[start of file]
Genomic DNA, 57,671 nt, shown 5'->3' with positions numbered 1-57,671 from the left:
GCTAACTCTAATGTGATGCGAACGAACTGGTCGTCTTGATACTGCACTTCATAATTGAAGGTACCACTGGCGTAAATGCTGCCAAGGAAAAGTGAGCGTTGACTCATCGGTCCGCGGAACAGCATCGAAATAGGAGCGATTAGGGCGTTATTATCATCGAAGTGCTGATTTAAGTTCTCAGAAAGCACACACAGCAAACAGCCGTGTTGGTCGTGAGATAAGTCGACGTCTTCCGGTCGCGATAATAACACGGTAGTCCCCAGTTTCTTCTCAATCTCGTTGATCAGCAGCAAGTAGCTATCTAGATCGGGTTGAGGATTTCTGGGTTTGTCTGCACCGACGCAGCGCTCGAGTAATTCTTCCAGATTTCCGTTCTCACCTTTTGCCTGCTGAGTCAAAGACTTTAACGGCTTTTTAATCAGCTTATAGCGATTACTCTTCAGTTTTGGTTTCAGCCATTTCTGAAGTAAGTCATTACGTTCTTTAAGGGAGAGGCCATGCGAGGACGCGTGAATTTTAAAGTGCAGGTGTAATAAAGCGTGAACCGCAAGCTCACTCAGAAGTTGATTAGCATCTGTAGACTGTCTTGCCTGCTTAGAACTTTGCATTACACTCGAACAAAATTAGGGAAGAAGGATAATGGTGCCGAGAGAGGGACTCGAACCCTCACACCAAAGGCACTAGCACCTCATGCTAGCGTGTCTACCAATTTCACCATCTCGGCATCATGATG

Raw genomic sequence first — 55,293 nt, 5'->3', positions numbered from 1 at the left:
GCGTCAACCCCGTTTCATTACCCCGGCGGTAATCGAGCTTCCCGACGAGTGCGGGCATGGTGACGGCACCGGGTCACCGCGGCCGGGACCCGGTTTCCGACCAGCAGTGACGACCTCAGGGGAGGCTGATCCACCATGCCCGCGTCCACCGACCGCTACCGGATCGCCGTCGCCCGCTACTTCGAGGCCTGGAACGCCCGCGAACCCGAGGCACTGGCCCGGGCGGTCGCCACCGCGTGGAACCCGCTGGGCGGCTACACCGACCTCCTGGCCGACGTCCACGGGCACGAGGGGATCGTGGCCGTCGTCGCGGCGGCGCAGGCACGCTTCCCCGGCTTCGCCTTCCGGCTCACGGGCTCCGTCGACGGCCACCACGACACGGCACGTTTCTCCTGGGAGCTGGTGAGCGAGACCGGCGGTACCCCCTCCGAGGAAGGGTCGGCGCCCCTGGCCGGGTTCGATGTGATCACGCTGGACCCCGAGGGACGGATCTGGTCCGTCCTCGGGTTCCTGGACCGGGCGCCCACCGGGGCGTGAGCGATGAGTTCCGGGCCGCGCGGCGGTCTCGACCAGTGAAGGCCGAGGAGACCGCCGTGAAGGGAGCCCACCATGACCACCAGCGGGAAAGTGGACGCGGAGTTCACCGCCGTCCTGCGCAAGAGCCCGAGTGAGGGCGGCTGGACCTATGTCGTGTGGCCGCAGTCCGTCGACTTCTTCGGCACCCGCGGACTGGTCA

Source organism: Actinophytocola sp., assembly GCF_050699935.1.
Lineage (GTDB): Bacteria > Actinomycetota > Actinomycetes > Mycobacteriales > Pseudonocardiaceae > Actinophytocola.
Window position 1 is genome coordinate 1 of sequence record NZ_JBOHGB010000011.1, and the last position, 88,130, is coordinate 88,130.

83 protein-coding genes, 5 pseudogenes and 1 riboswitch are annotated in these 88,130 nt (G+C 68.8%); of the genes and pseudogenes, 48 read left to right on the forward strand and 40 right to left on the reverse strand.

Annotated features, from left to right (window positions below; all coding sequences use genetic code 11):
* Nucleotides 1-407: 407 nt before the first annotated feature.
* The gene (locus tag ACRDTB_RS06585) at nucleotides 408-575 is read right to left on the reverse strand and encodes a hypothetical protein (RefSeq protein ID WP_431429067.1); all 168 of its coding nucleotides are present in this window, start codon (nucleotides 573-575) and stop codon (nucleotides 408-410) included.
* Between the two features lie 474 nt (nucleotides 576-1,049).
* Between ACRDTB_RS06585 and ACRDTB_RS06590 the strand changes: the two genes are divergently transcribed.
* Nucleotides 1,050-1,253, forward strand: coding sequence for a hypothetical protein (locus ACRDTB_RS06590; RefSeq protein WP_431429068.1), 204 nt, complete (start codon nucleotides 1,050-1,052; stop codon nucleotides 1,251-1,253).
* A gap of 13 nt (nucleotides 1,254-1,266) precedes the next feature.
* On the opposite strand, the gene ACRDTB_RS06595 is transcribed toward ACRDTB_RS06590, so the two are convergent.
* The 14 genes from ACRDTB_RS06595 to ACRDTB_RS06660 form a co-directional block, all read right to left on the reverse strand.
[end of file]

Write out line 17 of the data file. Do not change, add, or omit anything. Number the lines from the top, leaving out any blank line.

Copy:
* The 14 genes from ACRDTB_RS06595 to ACRDTB_RS06660 form a co-directional block, all read right to left on the reverse strand.